Russia Presses Ahead With Missile Sale To Iran

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According to an announcement from Russian state arms producer Almaz-Antey, the company will sell missile systems to Iran pending a commercial agreement.

The advanced S-300 missile system will be shipped to Tehran once an agreement is reached. Almaz-Antey CEO Yan Novikov confirmed that Russian restrictions on deliveries to Iran have officially been lifted, according to Ynetnews.

Voluntary embargo lifted by Russia

Restrictions had been put in place under pressure from Western powers in 2010, but have now been lifted. Novikov did not give any timeline for delivery or hint at how close a deal was.

“All restrictions have been lifted by the political authorities. When there is a contract, we will supply the system, including to Iran,” he said during a press conference. Russian President Vladimir Putin officially ended the ban in April when he signed a relevant decree.

Foreign Minister Sergey Lavrov said the embargo had been lifted due to progress in talks with Iran concerning its nuclear program.

“Initially, the decision to suspend the implementation of the contract, which was already signed and came into force, was made in September 2010,” said Russian Foreign Minister Sergey Lavrov. “It was done in the interests of support for consolidated efforts of the six international negotiators to stimulate a maximally constructive process of talks on settlement of the situation around Iran’s nuclear program.”

Lavrov was keen to emphasize that the suspension was implemented of Russia’s own accord. “Resolution 1929 of the Security Council, which was approved in 2010, just like any other UN resolutions did not impose any restrictions on deliveries of air defense weapons to Iran. I will emphasize, it was done in the spirit of goodwill to stimulate progress at the talks,” he said.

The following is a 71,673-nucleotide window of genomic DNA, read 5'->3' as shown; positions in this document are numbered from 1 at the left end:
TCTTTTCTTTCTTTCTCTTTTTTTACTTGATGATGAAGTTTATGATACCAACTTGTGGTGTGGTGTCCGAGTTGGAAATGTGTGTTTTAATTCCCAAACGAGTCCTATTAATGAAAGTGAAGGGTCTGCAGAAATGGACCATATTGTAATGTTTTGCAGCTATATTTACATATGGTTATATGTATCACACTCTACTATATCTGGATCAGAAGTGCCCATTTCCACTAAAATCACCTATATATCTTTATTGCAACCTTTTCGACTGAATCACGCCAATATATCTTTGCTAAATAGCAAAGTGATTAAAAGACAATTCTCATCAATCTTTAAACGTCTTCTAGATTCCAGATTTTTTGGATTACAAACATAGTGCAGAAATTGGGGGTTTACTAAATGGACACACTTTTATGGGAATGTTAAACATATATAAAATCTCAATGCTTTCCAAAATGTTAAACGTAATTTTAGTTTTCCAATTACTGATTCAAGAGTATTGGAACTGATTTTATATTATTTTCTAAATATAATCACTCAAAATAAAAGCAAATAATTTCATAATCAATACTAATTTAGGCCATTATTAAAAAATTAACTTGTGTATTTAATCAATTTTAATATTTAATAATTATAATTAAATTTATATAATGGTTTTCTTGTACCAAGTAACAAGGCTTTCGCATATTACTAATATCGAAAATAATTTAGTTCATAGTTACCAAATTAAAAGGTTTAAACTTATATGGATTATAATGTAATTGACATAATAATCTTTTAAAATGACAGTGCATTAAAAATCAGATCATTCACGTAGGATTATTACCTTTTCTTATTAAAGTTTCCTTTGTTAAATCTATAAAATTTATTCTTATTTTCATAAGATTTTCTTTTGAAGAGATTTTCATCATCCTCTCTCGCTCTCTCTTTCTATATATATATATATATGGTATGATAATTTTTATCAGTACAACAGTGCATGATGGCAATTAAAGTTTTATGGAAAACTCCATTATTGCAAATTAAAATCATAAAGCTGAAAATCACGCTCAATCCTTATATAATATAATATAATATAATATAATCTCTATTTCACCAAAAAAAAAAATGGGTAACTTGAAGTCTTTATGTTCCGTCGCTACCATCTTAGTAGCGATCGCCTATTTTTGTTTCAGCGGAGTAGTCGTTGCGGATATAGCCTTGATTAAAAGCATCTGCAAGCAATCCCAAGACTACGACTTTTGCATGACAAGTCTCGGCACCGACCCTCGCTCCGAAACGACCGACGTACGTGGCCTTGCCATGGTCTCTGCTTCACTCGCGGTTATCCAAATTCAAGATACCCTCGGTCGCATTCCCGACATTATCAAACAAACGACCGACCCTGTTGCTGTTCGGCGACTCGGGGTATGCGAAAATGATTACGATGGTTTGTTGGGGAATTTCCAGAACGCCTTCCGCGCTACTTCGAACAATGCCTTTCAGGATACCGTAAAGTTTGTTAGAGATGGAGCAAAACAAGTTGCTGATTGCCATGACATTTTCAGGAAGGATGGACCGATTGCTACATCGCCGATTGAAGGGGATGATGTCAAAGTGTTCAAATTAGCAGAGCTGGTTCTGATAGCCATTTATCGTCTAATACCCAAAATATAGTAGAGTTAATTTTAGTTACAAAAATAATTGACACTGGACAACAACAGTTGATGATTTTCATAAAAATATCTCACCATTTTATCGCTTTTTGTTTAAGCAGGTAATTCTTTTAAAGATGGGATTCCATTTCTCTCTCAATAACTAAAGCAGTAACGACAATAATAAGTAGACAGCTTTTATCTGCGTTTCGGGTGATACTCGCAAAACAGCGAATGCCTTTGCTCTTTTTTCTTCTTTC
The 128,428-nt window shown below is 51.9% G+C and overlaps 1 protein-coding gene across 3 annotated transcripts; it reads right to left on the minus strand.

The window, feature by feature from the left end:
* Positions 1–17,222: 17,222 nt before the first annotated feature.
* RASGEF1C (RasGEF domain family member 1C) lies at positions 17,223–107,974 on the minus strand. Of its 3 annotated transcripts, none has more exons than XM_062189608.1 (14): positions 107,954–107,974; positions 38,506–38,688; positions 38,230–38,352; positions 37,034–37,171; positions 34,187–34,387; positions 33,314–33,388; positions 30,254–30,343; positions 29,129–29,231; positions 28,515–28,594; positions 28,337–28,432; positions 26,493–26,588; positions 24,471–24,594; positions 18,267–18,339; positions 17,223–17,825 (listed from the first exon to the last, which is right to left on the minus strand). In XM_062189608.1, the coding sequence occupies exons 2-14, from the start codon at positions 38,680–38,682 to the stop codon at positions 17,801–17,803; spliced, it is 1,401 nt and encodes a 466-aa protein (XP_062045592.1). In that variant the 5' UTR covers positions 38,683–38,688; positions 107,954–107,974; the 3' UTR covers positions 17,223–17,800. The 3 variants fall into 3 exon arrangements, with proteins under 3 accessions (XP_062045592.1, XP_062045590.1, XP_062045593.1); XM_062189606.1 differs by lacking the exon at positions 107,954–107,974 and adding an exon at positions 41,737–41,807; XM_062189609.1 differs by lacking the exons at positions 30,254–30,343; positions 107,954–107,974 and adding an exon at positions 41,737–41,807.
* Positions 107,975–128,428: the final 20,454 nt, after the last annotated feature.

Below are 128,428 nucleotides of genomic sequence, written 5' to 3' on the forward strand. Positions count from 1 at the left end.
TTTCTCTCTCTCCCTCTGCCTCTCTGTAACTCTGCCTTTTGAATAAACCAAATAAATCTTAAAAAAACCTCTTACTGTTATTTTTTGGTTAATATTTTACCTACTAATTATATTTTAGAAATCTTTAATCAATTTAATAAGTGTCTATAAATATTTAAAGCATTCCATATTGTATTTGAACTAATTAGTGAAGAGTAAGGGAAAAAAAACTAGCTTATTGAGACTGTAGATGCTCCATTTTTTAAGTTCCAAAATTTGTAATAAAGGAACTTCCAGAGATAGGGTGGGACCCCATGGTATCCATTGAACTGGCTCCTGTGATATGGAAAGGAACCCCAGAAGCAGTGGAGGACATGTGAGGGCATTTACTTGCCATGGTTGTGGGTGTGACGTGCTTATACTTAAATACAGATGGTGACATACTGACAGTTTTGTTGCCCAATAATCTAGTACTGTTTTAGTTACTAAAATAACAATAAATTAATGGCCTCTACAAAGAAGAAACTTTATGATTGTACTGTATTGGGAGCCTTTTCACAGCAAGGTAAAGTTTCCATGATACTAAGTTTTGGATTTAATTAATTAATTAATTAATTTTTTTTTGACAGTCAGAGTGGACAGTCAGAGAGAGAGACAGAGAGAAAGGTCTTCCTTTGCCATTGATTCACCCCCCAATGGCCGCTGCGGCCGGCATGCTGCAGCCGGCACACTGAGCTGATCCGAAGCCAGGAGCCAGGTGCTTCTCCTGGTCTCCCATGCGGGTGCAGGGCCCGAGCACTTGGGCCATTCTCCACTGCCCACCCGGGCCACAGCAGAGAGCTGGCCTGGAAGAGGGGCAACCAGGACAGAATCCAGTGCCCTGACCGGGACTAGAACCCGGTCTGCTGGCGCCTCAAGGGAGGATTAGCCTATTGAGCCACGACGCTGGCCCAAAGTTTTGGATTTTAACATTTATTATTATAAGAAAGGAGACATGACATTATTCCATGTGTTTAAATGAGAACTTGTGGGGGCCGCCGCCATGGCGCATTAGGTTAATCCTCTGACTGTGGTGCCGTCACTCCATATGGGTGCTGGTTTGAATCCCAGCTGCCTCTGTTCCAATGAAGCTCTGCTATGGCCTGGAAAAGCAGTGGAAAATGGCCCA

International concerns over new contract

The contract was initially agreed in 2007, and it stipulated that Moscow would deliver 5 divisions of the missile systems worth more than $800 million.  Iran paid $166.8 million in advance, but never received the systems due to the embargo. At that point the down payment was returned to Tehran and the contract terminated.

Israeli Prime Minister Benjamin Netanyahu spoke with Putin, voicing concerns over the decision to provide the missiles to Tehran. Putin reportedly reassured Netanyahu that the missiles could only be used for defensive purposes and “pose no threat” to Israel.

“Vladimir Putin explained the rationale for the decision in the current context and highlighted the fact that due to their tactical and technical characteristics, S-300 have a purely defensive significance and pose no threat to Israel,” stated the Kremlin.

The decision followed the recent interim deal between world powers and Iran aimed at curbing the development of its nuclear program. Russia is included in those talks, and is hoping to benefit economically if a final deal can be reached. The framework agreement was reached in the city of Lausanne, Switzerland, between Iran and six world powers – Russia, the U.S., France, Britain, Germany and China.

Delivery to be completed as soon as possible

Some of the parts of the system are being modernized, and contract terms are being revised. Both the U.S. and Israel raised objections to the developments, but Putin claims that the missiles will help to create a balance in the region.

Tehran has claimed that it expects delivery to be completed by the end of the year.

“The Iranians want them as soon as possible, and we are trying too,” said Vladimir Kozhin, Putin’s aide on military-technical cooperation. “There is activity to prepare new legal contracts, new conditions and thus prepare systems for delivery.”

Russia’s arms industry remains strong

Parts of the systems have been sold to other clients, while some systems that were in storage have undergone modernization. A more sophisticated S-400 system cannot be sold to Iran, and Kozhin claim that they would only ever be sold to China.

“There are certain thresholds beyond which no country can go,” said Kozhin, referring to Moscow’s arms trade with Beijing. “There is very reasonable balance. We cooperate very closely with China and they get whatever they want.”

Talks are ongoing between the two nations concerning the joint design and production of new weapons. Putin said last month that Russia is keen to emphasize joint production.

Russia exported $15.5 billion of military goods and technology in 2014, and $14 billion worth of new contracts were signed by Russian companies last year. Putin claims to have over $50 billion in the export order book.

Moscow produces and sells high-grade military technology, and can use it to disrupt international relations. It remains to be seen how the situation in the Middle East plays out, but the provision of rocket systems is a big development for Iran.

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